independent of each other, and the concept of a "synchronized block" is
foreign.

[...]
// should the following line be in a synchronized block?
writeValue = 500;

synchronized (this) {
checkPoint = true;
this.notify();
}

[... a different method ...]
 
C

Chris Uppal

Thomas said:
If it isn't crucial that the other thread picks the value up (say for a
cache or checks that you'll make later classically) then you can use
objects using the final field semantics (or primitive values).

Sorry, I'm not sure what you are getting at here ?

-- chris
 
C

Chris Uppal

jan said:
I've always questioned the need for language lawyer-style knowledge of a
language. Sure you need to know how everything works, the boundaries, the
limits, etc.. but only for language usage scenarios which make software
engineering sense. And such scenarios are just a small subset of what the
compiler will swallow without complaining.

The problem is that the language-lawyer-level details (LLLDs hereinafter)
become relevant in "ordinary" situations too. I'll agree that one can be a
good programmer without LL-style deep knowledge of the language, but I think
that any team needs at least one member who is conversant with the LLLDs.
Actually this goes for systems as well as languages.

Any realistic system is complicated -- there are the details of the application
design itself (which might be trivial in a "hello world!" application), there
are the details of how the code relates to the language semantics, there are
the details of how those semantics are implemented, there are the details of
the OS and/or network, etc. As I say, in any realistic application (including
tiny ones) at least /one/ of those must be complicated, and at least /one/ of
those must be subtle. A genuine understanding of "what we are doing" must
therefore include and understanding of that complexity and subtlety.

In practice, in many cases, a major source of that complexity and subtlety is
the programming language itself. Obviously there are differences between
languages in this respect. C++, for instance, is so difficult that I don't
think there are many C++ programmers in existence (most people actually are
writing in a simplified approximation to C++ that -- whether or not they
realise it -- does not have the same semantics as the language recognised by
their compiler). The only language of which I am aware that even /looks/ as if
it might be completely transparent is FORTH -- I don't know whether it really
/is/ transparent (if forced to bet, I would bet against it), but at least it
looks it to an outsider. Java is certainly /not/ transparent -- as the many
posts here looking for help with problems that hinge on LLLDs testify.

Similar observations apply to all the other elements in the implementation
stack. You can't (as a team) produce software that even pretends to be of
professional quality, unless someone in that team is able to reason at the LLLD
about how it works. That may not the be the same person for each layer in the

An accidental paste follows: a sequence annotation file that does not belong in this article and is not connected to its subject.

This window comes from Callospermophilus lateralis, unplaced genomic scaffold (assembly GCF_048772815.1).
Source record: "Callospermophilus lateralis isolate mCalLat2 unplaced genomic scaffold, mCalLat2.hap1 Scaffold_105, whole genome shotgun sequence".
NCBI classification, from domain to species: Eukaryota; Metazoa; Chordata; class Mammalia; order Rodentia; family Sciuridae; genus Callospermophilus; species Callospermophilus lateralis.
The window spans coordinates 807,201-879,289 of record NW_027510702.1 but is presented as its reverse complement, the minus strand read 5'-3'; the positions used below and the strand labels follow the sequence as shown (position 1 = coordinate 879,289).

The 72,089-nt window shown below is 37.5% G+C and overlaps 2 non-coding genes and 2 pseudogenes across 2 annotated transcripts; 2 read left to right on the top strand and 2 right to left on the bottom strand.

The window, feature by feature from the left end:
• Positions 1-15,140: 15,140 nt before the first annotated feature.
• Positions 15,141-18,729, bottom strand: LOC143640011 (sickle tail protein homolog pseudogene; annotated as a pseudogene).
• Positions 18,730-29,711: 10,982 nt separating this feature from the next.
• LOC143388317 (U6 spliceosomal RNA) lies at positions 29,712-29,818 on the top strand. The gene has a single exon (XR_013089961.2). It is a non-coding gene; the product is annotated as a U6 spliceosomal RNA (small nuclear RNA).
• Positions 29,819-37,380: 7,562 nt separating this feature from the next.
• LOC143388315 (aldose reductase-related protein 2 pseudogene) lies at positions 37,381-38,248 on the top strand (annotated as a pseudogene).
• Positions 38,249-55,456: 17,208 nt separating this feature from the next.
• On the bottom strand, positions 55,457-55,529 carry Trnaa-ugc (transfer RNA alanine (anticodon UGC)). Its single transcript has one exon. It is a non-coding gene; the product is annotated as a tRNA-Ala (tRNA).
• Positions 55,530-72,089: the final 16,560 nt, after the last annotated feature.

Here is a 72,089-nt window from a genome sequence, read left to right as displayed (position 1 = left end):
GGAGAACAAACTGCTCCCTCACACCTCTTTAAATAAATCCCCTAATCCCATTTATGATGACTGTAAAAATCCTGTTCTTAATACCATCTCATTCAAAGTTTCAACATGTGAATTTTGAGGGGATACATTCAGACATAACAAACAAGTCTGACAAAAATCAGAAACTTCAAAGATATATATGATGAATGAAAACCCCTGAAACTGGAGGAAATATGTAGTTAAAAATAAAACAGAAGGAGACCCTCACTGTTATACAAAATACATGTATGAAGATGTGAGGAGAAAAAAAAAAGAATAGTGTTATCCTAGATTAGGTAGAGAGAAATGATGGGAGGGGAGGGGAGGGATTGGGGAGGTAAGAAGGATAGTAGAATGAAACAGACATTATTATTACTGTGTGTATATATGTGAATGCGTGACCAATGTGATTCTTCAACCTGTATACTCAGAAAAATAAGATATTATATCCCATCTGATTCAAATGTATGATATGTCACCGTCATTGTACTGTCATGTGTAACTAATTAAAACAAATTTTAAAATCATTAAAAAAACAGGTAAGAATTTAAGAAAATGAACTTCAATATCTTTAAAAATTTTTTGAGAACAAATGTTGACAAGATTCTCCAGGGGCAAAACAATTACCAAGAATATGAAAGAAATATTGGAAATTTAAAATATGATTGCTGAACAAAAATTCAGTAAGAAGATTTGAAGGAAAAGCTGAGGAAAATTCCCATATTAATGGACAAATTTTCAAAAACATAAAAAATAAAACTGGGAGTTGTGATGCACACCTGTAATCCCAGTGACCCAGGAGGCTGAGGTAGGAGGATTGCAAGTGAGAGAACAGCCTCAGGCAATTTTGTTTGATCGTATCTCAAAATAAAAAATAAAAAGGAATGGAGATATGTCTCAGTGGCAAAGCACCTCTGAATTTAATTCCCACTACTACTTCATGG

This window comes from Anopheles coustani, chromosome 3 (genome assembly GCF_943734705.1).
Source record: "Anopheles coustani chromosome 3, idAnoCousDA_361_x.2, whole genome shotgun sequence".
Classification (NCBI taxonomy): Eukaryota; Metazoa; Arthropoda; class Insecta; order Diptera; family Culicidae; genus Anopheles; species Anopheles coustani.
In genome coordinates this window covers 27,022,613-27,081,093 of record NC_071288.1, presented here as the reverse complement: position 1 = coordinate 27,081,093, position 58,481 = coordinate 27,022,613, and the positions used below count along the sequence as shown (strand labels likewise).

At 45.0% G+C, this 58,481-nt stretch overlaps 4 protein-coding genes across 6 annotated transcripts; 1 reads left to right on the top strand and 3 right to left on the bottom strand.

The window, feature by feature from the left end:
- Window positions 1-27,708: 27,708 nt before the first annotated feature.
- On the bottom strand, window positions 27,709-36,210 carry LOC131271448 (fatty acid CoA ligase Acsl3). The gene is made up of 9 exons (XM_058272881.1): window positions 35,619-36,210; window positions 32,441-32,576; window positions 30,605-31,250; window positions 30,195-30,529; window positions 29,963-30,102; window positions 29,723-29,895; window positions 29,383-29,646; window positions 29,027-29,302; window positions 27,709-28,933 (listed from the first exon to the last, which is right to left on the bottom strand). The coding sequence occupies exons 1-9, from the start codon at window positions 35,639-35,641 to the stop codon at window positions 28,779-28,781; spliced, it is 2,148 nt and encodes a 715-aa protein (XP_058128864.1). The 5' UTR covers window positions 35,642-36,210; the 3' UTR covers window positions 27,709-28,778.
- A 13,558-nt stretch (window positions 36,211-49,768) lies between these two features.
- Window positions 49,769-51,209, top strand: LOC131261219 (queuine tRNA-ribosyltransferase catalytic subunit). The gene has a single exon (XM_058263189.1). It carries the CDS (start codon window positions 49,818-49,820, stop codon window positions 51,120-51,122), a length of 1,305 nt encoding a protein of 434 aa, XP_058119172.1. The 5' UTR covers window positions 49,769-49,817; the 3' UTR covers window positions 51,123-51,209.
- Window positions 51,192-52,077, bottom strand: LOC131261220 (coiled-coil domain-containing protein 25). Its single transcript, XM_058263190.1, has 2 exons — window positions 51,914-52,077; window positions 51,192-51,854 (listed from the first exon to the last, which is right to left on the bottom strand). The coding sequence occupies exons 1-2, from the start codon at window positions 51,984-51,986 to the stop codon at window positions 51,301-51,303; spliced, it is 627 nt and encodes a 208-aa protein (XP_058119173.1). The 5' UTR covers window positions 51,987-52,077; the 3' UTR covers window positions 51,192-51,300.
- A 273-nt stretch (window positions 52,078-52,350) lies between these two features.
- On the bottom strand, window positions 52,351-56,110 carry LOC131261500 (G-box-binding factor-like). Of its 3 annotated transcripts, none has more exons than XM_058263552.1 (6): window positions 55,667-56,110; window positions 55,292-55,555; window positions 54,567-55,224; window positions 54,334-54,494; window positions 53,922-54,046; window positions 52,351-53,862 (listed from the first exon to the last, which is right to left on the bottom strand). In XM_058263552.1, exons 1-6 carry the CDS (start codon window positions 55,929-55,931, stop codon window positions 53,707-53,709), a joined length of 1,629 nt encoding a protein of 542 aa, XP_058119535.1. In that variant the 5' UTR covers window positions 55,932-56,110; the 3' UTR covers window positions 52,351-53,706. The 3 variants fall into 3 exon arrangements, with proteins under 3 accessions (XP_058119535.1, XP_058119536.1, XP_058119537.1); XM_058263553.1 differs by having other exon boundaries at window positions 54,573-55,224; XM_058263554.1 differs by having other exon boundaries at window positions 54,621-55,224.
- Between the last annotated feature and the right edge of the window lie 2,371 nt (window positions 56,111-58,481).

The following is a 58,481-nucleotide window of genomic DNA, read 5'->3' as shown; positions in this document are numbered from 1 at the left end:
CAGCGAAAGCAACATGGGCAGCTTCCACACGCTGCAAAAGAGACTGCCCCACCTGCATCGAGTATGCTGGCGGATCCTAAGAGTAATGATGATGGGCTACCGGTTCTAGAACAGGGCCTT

stack (often it is, though), nor does that person (or any of those persons)
have to be the team's technical lead. But unless you have someone on the team
who thinks that way, and has that kind of knowledge, then you don't know
/whether/ you have considered all the relevant details. Unless the knowledge
extends beyond the relevant into the (apparently) irrelevant then you can never
be sure you are not standing on quicksand.

Someone has to know where the bedrock is.

-- chris
 
T

Thomas Hawtin

Chris said:
Thomas Hawtin wrote:




Sorry, I'm not sure what you are getting at here ?

From Doug Lea's Concurrent Programming in Java (2nd Ed), 2.1
Immutability: "If an object cannot change state, then it can never
encounter conflicts or inconsistencies when multiple activities attempt
to change its state in incompatible ways."

Before 5.0 you technically had to make sure that each thread that
accessed it had been through the usual synchronise process. So String
can appear to mutate.

From 5.0, if you follow the advice 2.1.2 Construction, then you can
share immutable objects between threads without synchronisation or
volatiles. However, if a thread writes a reference to an immutable,
there is no guarantee that another thread will pick it up.

My weblog has an example of using this behaviour to cache Longs.
Equivalent code can cache Strings and more complex immutables.

http://jroller.com/page/tackline/20041228

Tom Hawtin
 
T

Thomas Hawtin

John said:
If you consider the question at the bytecode level then that's the only
behavior that makes sense: monitorenter and monitorexit bytecodes are
not required to be paired, therefore their behavior must be specified
independent of each other, and the concept of a "synchronized block" is
foreign.

I wasn't sure about this, so I looked it up. It turns out that a JVM
implementation may or may not enforce structured locking.

http://java.sun.com/docs/books/vmspec/2nd-edition/html/Threads.doc.html#22500

However, even if the rules are enforced it doesn't appear that unlocks
have to appear in the reverse order of locks.

Tom Hawtin